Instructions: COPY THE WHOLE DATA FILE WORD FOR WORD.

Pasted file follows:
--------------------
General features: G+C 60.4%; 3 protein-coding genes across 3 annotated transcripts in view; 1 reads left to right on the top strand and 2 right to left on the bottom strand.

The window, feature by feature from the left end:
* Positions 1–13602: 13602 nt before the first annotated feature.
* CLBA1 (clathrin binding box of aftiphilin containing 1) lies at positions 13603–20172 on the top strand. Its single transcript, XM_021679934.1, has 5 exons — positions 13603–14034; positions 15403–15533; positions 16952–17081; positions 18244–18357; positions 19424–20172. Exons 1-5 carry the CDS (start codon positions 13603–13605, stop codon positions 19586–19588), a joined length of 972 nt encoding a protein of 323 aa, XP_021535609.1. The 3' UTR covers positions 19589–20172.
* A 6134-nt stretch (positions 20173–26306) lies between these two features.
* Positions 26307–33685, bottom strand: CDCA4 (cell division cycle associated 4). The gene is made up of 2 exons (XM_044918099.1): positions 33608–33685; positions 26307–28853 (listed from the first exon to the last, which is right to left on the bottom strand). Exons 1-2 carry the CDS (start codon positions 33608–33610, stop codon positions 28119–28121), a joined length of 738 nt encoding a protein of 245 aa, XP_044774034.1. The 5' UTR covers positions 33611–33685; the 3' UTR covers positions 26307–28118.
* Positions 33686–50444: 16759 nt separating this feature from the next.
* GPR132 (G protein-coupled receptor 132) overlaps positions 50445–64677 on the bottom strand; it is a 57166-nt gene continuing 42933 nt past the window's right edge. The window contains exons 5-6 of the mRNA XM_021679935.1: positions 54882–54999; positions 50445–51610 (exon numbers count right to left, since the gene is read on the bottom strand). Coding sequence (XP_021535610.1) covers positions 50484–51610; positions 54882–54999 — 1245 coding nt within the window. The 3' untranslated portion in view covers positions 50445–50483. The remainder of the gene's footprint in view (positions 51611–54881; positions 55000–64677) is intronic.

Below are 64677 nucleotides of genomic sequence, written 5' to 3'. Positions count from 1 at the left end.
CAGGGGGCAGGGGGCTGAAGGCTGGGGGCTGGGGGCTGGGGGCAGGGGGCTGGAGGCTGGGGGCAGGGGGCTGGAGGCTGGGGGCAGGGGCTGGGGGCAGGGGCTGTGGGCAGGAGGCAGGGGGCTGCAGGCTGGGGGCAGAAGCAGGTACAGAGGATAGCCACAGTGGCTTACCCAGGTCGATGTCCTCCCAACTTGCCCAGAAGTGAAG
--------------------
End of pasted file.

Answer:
General features: G+C 60.4%; 3 protein-coding genes across 3 annotated transcripts in view; 1 reads left to right on the top strand and 2 right to left on the bottom strand.

The window, feature by feature from the left end:
* Positions 1–13602: 13602 nt before the first annotated feature.
* CLBA1 (clathrin binding box of aftiphilin containing 1) lies at positions 13603–20172 on the top strand. Its single transcript, XM_021679934.1, has 5 exons — positions 13603–14034; positions 15403–15533; positions 16952–17081; positions 18244–18357; positions 19424–20172. Exons 1-5 carry the CDS (start codon positions 13603–13605, stop codon positions 19586–19588), a joined length of 972 nt encoding a protein of 323 aa, XP_021535609.1. The 3' UTR covers positions 19589–20172.
* A 6134-nt stretch (positions 20173–26306) lies between these two features.
* Positions 26307–33685, bottom strand: CDCA4 (cell division cycle associated 4). The gene is made up of 2 exons (XM_044918099.1): positions 33608–33685; positions 26307–28853 (listed from the first exon to the last, which is right to left on the bottom strand). Exons 1-2 carry the CDS (start codon positions 33608–33610, stop codon positions 28119–28121), a joined length of 738 nt encoding a protein of 245 aa, XP_044774034.1. The 5' UTR covers positions 33611–33685; the 3' UTR covers positions 26307–28118.
* Positions 33686–50444: 16759 nt separating this feature from the next.
* GPR132 (G protein-coupled receptor 132) overlaps positions 50445–64677 on the bottom strand; it is a 57166-nt gene continuing 42933 nt past the window's right edge. The window contains exons 5-6 of the mRNA XM_021679935.1: positions 54882–54999; positions 50445–51610 (exon numbers count right to left, since the gene is read on the bottom strand). Coding sequence (XP_021535610.1) covers positions 50484–51610; positions 54882–54999 — 1245 coding nt within the window. The 3' untranslated portion in view covers positions 50445–50483. The remainder of the gene's footprint in view (positions 51611–54881; positions 55000–64677) is intronic.

Below are 64677 nucleotides of genomic sequence, written 5' to 3'. Positions count from 1 at the left end.
CAGGGGGCAGGGGGCTGAAGGCTGGGGGCTGGGGGCTGGGGGCAGGGGGCTGGAGGCTGGGGGCAGGGGGCTGGAGGCTGGGGGCAGGGGCTGGGGGCAGGGGCTGTGGGCAGGAGGCAGGGGGCTGCAGGCTGGGGGCAGAAGCAGGTACAGAGGATAGCCACAGTGGCTTACCCAGGTCGATGTCCTCCCAACTTGCCCAGAAGTGAAG